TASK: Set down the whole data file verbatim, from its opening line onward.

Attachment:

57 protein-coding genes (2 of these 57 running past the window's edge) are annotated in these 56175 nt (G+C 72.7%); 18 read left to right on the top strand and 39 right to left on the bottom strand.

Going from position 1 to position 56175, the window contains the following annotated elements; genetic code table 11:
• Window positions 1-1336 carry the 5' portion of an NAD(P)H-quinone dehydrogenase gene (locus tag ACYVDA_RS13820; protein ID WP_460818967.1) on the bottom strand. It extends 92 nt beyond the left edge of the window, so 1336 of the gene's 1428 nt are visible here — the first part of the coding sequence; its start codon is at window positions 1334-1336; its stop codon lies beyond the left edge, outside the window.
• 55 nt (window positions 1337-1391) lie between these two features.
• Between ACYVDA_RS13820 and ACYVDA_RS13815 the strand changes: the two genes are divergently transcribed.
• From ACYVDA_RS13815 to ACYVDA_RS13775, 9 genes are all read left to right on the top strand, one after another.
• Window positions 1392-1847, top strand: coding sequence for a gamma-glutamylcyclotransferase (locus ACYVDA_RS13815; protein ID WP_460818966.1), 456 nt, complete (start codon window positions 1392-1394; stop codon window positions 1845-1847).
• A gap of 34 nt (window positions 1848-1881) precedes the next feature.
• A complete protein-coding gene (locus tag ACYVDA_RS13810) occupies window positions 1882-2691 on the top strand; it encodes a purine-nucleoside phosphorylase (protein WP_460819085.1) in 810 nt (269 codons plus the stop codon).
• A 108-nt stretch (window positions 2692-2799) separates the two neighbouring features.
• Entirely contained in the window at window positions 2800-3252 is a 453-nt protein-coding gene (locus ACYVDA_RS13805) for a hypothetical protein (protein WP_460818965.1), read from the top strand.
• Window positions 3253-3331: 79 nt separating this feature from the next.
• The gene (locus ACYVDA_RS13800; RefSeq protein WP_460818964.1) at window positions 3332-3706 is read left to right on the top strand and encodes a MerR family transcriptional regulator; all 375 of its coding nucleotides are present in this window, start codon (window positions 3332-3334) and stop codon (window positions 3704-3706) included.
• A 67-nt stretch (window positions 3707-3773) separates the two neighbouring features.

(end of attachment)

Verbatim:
57 protein-coding genes (2 of these 57 running past the window's edge) are annotated in these 56175 nt (G+C 72.7%); 18 read left to right on the top strand and 39 right to left on the bottom strand.

Going from position 1 to position 56175, the window contains the following annotated elements; genetic code table 11:
• Window positions 1-1336 carry the 5' portion of an NAD(P)H-quinone dehydrogenase gene (locus tag ACYVDA_RS13820; protein ID WP_460818967.1) on the bottom strand. It extends 92 nt beyond the left edge of the window, so 1336 of the gene's 1428 nt are visible here — the first part of the coding sequence; its start codon is at window positions 1334-1336; its stop codon lies beyond the left edge, outside the window.
• 55 nt (window positions 1337-1391) lie between these two features.
• Between ACYVDA_RS13820 and ACYVDA_RS13815 the strand changes: the two genes are divergently transcribed.
• From ACYVDA_RS13815 to ACYVDA_RS13775, 9 genes are all read left to right on the top strand, one after another.
• Window positions 1392-1847, top strand: coding sequence for a gamma-glutamylcyclotransferase (locus ACYVDA_RS13815; protein ID WP_460818966.1), 456 nt, complete (start codon window positions 1392-1394; stop codon window positions 1845-1847).
• A gap of 34 nt (window positions 1848-1881) precedes the next feature.
• A complete protein-coding gene (locus tag ACYVDA_RS13810) occupies window positions 1882-2691 on the top strand; it encodes a purine-nucleoside phosphorylase (protein WP_460819085.1) in 810 nt (269 codons plus the stop codon).
• A 108-nt stretch (window positions 2692-2799) separates the two neighbouring features.
• Entirely contained in the window at window positions 2800-3252 is a 453-nt protein-coding gene (locus ACYVDA_RS13805) for a hypothetical protein (protein WP_460818965.1), read from the top strand.
• Window positions 3253-3331: 79 nt separating this feature from the next.
• The gene (locus ACYVDA_RS13800; RefSeq protein WP_460818964.1) at window positions 3332-3706 is read left to right on the top strand and encodes a MerR family transcriptional regulator; all 375 of its coding nucleotides are present in this window, start codon (window positions 3332-3334) and stop codon (window positions 3704-3706) included.
• A 67-nt stretch (window positions 3707-3773) separates the two neighbouring features.